Available Technologies

Find technologies available for licensing from UC Riverside.

No technologies match these criteria.
Schedule UC TechAlerts to receive an email when technologies are published that match this search. Click on the Save Search link above

Tungsten and Molybdenum Alkylidene Catalysts for Olefin Metathesis

 Professors Richard Schrock and Matthew Conley from the University of California, Riverside have developed new W and Mo based alkylidene olefin metathesis catalysts that can be produced by activation of metathesis-inactive precursors, accessible from metal chloride precursors via as few as three synthetic steps, using visible light. ??,??'disubstituted tungsten cyclopentane complexes can be prepared in the dark and form alkylidenes through irradiation. This technology is advantageous because it can potentially regenerate used catalysts by irradiation with visible light, offering a sustainable and cost-effective approach for industrial and research applications.  Fig 1: Synthetic scheme of alkylidenes from tungstacyclopentane complexes upon exposure to violet or blue light (405-445 nm).  A number of tungstacyclopentanes have been prepared from W(NR)OR’)2Cl2 complexes through alkylation and reduction with diethylzinc in the presence of an olefin.   

Method for High-Yield Chemical Recycling of Plastic Waste

Professor Matthew Conley from the University of California, Riverside has discovered that catalysts used to generate polyolefin plastics also perform well in hydrotreatment reactions of plastic waste. This method works by treating plastic materials with known catalysts at 200⁰C to degrade  polymers into smaller alkanes in the presence of hydrogen. This technology is advantageous compared to existing methods since it does not require high temperatures​, has a relatively high yield (+80%)​, and can be applied to a variety of plastics to generate a feedstock of smaller polymers and monomers for further processing.  

Catalysts For Aqueous Contaminant Reduction

Brief description not available

Pulsed Laser Deadhesion

Brief description not available

Unzipping Polymers For Enhanced Energy Release

Brief description not available

Lightweight Network Authentication For Resource Constrained Devices

 Efficiency gains for a few sample applications; CGM = Continuous Glucose Monitor; MSS = Mergeable Stateful Signatures.

Smart Insulin Leak Detector

Brief description not available

New Recycling Methods For Li-Ion Batteries

Prof. Juchen Guo and his research team have discovered novel methods that use a liquid reagent to extract close to 100% of the metals lithium (Li), cobalt (Co), nickel (Ni) and manganese (Mn) from LiCoO2 (LCO) and LiNixMnyCo(1-x-y)O2 (NMC) cathodes, efficiently. This low cost process is easy to implement, scale up, low cost and is environmentally friendly.

Fast Electromigration Analysis For Multi-Segment Interconnects Using Hierarchical Physics-Informed Neural Network

Prof. Sheldon Tan and his team have developed a new hierarchical learning-based electro-migration analysis method called HierPINN-EM to solve for multi-segment interconnects in VLSI chips. HierPINN-EM provides much better accuracy, faster training speeds and faster inference speeds compared to current state-of-the-art techniques.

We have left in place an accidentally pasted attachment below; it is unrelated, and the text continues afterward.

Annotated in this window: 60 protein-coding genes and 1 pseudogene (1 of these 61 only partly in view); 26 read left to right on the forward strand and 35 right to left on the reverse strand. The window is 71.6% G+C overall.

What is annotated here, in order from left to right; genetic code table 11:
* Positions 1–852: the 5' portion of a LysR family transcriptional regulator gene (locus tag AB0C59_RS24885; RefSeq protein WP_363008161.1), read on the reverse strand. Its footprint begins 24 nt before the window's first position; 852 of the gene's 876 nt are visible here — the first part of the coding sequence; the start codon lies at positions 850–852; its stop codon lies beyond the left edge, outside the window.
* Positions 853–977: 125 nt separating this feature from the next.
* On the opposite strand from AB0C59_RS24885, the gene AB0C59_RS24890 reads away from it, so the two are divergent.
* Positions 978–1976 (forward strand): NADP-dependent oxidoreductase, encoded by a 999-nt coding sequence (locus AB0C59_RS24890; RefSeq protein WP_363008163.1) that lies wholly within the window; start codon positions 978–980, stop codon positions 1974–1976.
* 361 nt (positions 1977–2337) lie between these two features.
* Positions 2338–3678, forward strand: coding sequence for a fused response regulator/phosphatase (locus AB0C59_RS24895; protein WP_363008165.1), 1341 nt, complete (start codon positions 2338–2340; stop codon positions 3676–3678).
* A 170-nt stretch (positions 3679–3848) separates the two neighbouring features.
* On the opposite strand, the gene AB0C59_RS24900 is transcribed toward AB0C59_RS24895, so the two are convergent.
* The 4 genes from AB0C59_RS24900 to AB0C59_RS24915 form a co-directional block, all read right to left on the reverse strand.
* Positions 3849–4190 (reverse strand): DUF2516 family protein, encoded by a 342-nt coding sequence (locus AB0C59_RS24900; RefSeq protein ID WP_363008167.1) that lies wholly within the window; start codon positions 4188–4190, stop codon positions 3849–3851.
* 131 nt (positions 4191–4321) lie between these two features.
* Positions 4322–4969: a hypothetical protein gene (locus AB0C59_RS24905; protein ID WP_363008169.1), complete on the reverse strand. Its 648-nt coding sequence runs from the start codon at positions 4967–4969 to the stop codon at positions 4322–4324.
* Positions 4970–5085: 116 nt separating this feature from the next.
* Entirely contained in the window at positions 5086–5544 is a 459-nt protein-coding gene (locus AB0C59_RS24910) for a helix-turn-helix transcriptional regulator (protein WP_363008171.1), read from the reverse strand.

Heterogeneous Ruthenium Catalysts for Olefin Metathesis

Professor Matthew Conley from the University of California, Riverside has developed heterogeneous ruthenium catalysts for olefin metathesis. These catalysts have higher activity than state-of-the-art homogeneous catalysts in metathesis of terminal olefins.  They are combined with state-of-the-art anion capped materials that anchor positively charged Grubbs catalyst to the surface to form active heterogeneous olefin metathesis catalyst. This technology has the potential to produce heterogeneous catalysts that are less expensive, more efficient, and faster than the available homogenous ruthenium catalysts for olefin metathesis. Fig 1: Chemical structure of UCR’s heterogneous Grubb’s catalyst supported on functionalized silica for olefin metathesis.  

Functionalized Sila-Adamantane

Brief description not available

High Yield Co-Conversion of Lignocellulosic Biomass Intermediates to Methylated Furans

Prof. Charles Cai and colleagues from the University of California, Riverside have developed a method for high yield co-conversion of lignocellulosic biomass to produce high octane fuel additives dimethyl furan (DMF) and methyl furans (MF). This technology works by using Cu-Ni/TiO2, a unique catalytic material that enables high yield (~90%) conversion of 5-(hydroxymethyl)furfural (HMF) and furfural (FF) sourced from lignocellulosic biomass into methylated furans (MF) in either single or co-processing schemes. This invention is advantageous compared to existing technologies due to its high yield and efficiency, low cost, and stable conversion process.   Fig 1: UCR’s furfural conversion and product yields as function of reaction time over Cu-Ni/TiO2.  

Low-Cost Synthesis of High Performance Polyurethanes

Professor Charles Cai from the University of California, Riverside has developed a method to produce a high-performance, renewable polyurethane material made from biomass lignin for use as an adhesive, resin, coating, or plastic. In this method, diols were introduced to realize faster and complete dissolution of technical lignins in volatile organic solvents, which improve lignin miscibility with other components and its dispersion in the PU materials. This technology is advantageous because it improves the economic viability of lignocellulosic biorefinery, can replace petroleum-based polyols in commercial polyurethanes products to reduce carbon footprint, and, as a natural UV-block, lignin reduces the UV aging of PU materials.   Fig 1: The UCR method to produce polyurethane material from biomass lignin.  

Robotic Leaf Detection And Extraction System

Brief description not available

  • Go to Page: